Friday, December 4, 2009

So. Do We Debate the Atheist?

Conclusion of this week's series ...

Friday Night.
My living room.
Harrodsburg, Kentucky.

It's a crisp 30 degrees outside, and within the log walls of our lake house we are snug and at peace. Neil slumbers. Brent taps away on his laptop for his work tomorrow morning. And I scan through posts on Twitter, catching up on people's thoughts, dreams, hopes, questions, emotions, routines ... lives.

Within each Twitter of up to 140 characters, is a story -- whether it's a businessman trying to improve his image, a mom sharing her day's frustrations, a senior citizen offering a nugget of wisdom from life lessons ... or an atheist, making a case for the non-existence of a Diety.

As I reflect on the past three weeks, the people I've met and the lessons learned, I wonder ... are Christians correct when they say, "Abandon the atheist to his or her desires. They will not hear. They are hostile. Spend your time with those who are open to hearing. Why waste your time?"

And resoundingly, the answer in my heart and mind ... is NO.


Yes, there are many angry people out there who take offense at the premise of a loving God, much less a crazy middle-aged loud-mouthed woman in America who thinks nothing of pushing her views on them.

But there are too many others.

Listen -- I don't know their stories, their pasts, presents or futures. Neither do you. Do you think that if, given the chance, 1st century Christians would have walked straight into the murderous path of Saul? We can see that they were afraid of him after his conversion and change of identity to Paul. What if they had pushed him aside, wouldn't believe it was possible for him to embrace the message of the Living Christ?

At some point, we have to be willing to love the skeptics.

Today I was called a whore. I was labeled a liar. I was ridiculed. I was bemoaned as a nuisance.

And that was just before noon.

I tell you what, though ... there is a deep-seated love that burns, that did not originate with me but with Him.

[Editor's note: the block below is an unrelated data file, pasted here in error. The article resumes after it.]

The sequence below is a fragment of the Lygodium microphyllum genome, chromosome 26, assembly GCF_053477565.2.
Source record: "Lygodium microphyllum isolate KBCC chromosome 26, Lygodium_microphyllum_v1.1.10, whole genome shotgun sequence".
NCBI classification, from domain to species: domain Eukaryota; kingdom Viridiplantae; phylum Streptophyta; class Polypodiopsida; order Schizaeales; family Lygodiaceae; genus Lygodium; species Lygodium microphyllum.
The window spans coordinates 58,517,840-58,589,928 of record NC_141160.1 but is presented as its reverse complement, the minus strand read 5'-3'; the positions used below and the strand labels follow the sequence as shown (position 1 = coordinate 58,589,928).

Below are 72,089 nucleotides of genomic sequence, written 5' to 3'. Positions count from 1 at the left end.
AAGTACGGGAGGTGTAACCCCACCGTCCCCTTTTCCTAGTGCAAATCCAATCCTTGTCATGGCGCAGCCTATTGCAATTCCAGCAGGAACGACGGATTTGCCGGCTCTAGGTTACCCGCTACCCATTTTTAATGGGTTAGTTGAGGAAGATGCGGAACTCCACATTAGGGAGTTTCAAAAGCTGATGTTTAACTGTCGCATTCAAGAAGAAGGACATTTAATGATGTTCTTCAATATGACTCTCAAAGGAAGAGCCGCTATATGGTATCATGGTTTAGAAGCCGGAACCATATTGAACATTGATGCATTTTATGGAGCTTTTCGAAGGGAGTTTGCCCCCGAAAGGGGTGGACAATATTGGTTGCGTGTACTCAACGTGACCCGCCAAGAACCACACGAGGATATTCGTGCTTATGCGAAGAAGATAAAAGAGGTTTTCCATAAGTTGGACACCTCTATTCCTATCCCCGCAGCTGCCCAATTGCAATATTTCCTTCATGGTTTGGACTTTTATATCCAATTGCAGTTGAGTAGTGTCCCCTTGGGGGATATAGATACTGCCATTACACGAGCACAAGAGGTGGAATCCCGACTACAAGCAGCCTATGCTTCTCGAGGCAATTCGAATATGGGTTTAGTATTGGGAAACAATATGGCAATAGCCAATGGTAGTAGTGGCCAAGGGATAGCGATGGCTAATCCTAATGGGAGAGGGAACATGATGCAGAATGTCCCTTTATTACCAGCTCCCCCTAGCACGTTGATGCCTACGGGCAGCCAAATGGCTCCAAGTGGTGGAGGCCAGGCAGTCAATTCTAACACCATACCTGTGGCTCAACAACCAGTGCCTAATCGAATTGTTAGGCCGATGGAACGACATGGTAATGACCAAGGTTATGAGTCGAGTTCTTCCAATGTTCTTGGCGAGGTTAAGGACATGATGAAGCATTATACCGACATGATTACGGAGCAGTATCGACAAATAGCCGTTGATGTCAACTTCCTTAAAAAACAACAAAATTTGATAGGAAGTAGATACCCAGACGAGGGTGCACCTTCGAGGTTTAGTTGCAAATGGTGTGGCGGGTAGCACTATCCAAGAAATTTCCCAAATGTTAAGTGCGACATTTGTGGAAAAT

Do you share His passion for those who refuse to know Him?

Don't forget that the Prodigal son was welcomed home with a party. That father waited day and night, looking for that child to return to him. What if the story had been different, in that the older brother had said to the dad, "Dad, I know this is killing you. I'm going to go find my brother and your son. I'm going to reason with him. I'm going to do everything I can to bring him back. Don't worry, Dad. I'll do what I can to help you get your boy home again."

What if?

We can all be the older brother.

And when the Prodigals kick and scream, throw tantrums and curse, threaten and cajole ... we can just love them back.

Eventually, a few of them are going to come to their senses. A few of them will say, "At least in my Father's house, I had food to eat."

And, if we're willing to be used to seek them out for Him, eventually those few will hightail it home, back into the arms of our Dad.

Are you willing to go after them, though?


  1. Thank you for your are a blessing.

  2. Hi Heidi - I've enjoyed reading this series for a number of reasons. As the child of athiests, one who lived as an agnostic for many years and now a baby Christian, I thought I would add my "take".

    As a baby Christian, I have to look straight ahead and walk a path that doesn't allow me any distractions, if you will. While I am as certain about my faith as about the air I breathe, I know if I engage in debate with someone who is determined to persuade me, ridicule me or in any way lead me astray, while it won't change my path, it could certainly cause me to detour.

    I look forward to the day I can "go after them". While I was reading this I kept recallig a verse that stayed with me that I read in Matthew (in The Message)many months ago. It took me a while to find it, but it's Matthew 10:5-8.

    "Don't begin by traveling to some far-off place to convert unbelievers. And don't try to be dramatic by tackling some public enemy. Go to the lost, confused people right here in the neighborhood. Tell them that the kingdom is here. Bring health to the sick. Raise the dead. Touch the untouchables. Kick out the demons. You have been treated generously, so live generously."

    So from the point of a "baby", for now I will love the atheist from a distance, include them in my prayers and allow "old" Christians, like yourself, ;-), to tackle the public enemy.

    Love ya! Shirl

  3. @christiansolder: Thank you for your encouragement, which means far more than you know.

    @Shirl: I am so glad you posted this. You never need to think that "baby" Christians are lesser than those of us who have done this longer ... in fact, your newfound innocence as newfound Daughter reminds me unabashedly that I cannot rely on myself, my past, my "spiritual resume" and only on God. You speak wisdom and reminded me sweetly of a dire warning, which I will pray about. Thank you so much. Love ya, too.

    And @the atheists who have posted comments that I have not published: I understand your need to present your side of the argument. I created this blog as a "refuge" for Christians who were engaged in debate in places like Twitter. So, because I have promised all along that this is a place where they can feel safe to read and engage each other without harassment, I respectfully have to decline posting your comments or arguments. That said, I'm happy to engage you one on one and am easily reachable via my listed email or Twitter. Thanks!